🎉 Announcing Numerade's $26M Series A, led by IDG Capital!Read how Numerade will revolutionize STEM Learning


Numerade Educator



Foundational Ideas - Example 3

In philosophy, foundationalism is the view that certain basic beliefs are justified without reference to other beliefs. Such beliefs are said to be justified "foundationally". The general strategy of foundationalism is to break a chain of reasoning at its weakest link—to show that one need not accept any of the beliefs which are reached by a chain of reasoning, if one does not accept its starting point.


No Related Subtopics


You must be signed in to discuss.
Top Educators
Elyse G.

Cornell University

Christina K.

Rutgers, The State University of New Jersey

Liev B.

Numerade Educator

Farnaz M.

Simon Fraser University

Recommended Videos

Recommended Practical Videos

Recommended Quiz

Physics 103

Create your own quiz or take a quiz that has been automatically generated based on what you have been learning. Expose yourself to new questions and test your abilities with different levels of difficulty.

Recommended Books

Video Transcript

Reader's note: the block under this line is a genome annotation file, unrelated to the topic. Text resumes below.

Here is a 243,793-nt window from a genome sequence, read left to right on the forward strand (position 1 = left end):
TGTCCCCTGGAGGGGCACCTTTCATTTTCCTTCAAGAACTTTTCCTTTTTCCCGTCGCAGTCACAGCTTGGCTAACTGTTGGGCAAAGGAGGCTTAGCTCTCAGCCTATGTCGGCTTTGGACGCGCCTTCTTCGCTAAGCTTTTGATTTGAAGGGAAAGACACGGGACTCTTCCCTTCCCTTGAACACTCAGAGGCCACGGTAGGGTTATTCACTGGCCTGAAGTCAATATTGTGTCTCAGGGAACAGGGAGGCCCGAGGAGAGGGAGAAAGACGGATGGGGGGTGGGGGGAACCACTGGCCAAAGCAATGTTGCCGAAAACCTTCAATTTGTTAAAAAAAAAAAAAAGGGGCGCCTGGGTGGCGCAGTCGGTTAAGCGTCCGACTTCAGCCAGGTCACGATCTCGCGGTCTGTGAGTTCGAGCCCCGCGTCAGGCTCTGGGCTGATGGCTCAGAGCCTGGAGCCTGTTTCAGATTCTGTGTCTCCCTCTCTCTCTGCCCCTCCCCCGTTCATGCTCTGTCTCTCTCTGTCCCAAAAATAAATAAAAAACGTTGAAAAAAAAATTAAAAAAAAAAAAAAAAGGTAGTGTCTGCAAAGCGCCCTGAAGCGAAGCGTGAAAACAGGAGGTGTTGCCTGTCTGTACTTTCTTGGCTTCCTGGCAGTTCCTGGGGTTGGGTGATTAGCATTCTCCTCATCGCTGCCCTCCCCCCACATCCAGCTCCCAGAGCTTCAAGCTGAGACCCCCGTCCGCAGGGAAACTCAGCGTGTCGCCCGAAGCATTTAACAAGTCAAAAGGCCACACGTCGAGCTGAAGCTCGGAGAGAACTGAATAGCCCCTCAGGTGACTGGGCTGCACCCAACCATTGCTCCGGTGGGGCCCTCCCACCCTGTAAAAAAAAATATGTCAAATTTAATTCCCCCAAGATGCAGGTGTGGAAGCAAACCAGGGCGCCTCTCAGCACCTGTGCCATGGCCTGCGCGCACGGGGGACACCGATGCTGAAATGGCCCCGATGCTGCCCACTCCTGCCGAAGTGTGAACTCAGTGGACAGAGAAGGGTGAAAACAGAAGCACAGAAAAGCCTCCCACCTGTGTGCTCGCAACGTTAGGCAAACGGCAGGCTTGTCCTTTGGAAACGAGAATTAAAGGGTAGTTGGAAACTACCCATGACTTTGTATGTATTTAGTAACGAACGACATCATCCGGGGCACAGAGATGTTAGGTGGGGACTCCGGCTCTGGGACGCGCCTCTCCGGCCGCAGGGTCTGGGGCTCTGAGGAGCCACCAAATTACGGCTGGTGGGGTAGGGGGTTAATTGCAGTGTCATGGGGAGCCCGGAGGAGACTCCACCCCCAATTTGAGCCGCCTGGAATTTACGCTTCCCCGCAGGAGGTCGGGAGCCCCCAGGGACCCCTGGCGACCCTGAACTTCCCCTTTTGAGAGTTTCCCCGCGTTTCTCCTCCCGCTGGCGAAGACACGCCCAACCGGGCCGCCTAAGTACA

welcome to our third example video. Looking at relativity, this video we're going to ask their sell ourselves the question of the simultaneous clocks. This is a very common example that you'll see in many physics books, and the problem goes something like this. You have to clocks that you want to run on the same time. To do that, you have to have them next to each other, and you set them to be the same time. But then you want to be able to move one o'clock away and have it still be simultaneous with the first clock. Now that might not seem hard. You would probably just put it in your car or whatever and drive away, but in particular, if you put it something fast, moving and move it away and knowing now that there's something odd going on when we move stuff around, because either the displacement or the time, the change in time is not quite what we thought it was, were hesitant to do this. So it actually turns out to be we're going to have two clocks and we're going to agree to a Time T equals zero for the first clock and we'll take this clock and said it over here and at time T equals zero. We will have a signal come out of here so some light signal will be sent. It could be any electromagnetic radiation. It all travels at the same speed through space. So we send out our light signal and we have Our second clock is now over here in order for the two clocks to read the exact same time at the same moment. Then we have to take into account that it will take the light some time to travel this distance. In fact, it will take an amount of time equal to D oversee. Thus what we say is then, okay, At T equals zero. We have a clock that reads 12 o'clock and we send off our light when the light reaches our second clock. What we're going to set it to is we're going to set it to a time 12 o'clock, plus the oversee. That is to say, we're going to start it running somewhere like here, where it's the number of minutes here is dictated by this amount D overseas, which will be given in seconds. We'd have to convert it to minutes. But so the idea is then that if we know that light is traveling at a particular speed and we'll take a certain amount of time for it to traverse the distance between the two clocks weaken preset this clock so that by the time this clock starts, the first clock will be reading the same value at that time. That is to say, if this if the time takes five minutes to arrive, this clock will be reading 12 05 and this clock will start at 12 05 because we've accounted for the time that it took for the light to travel that distance.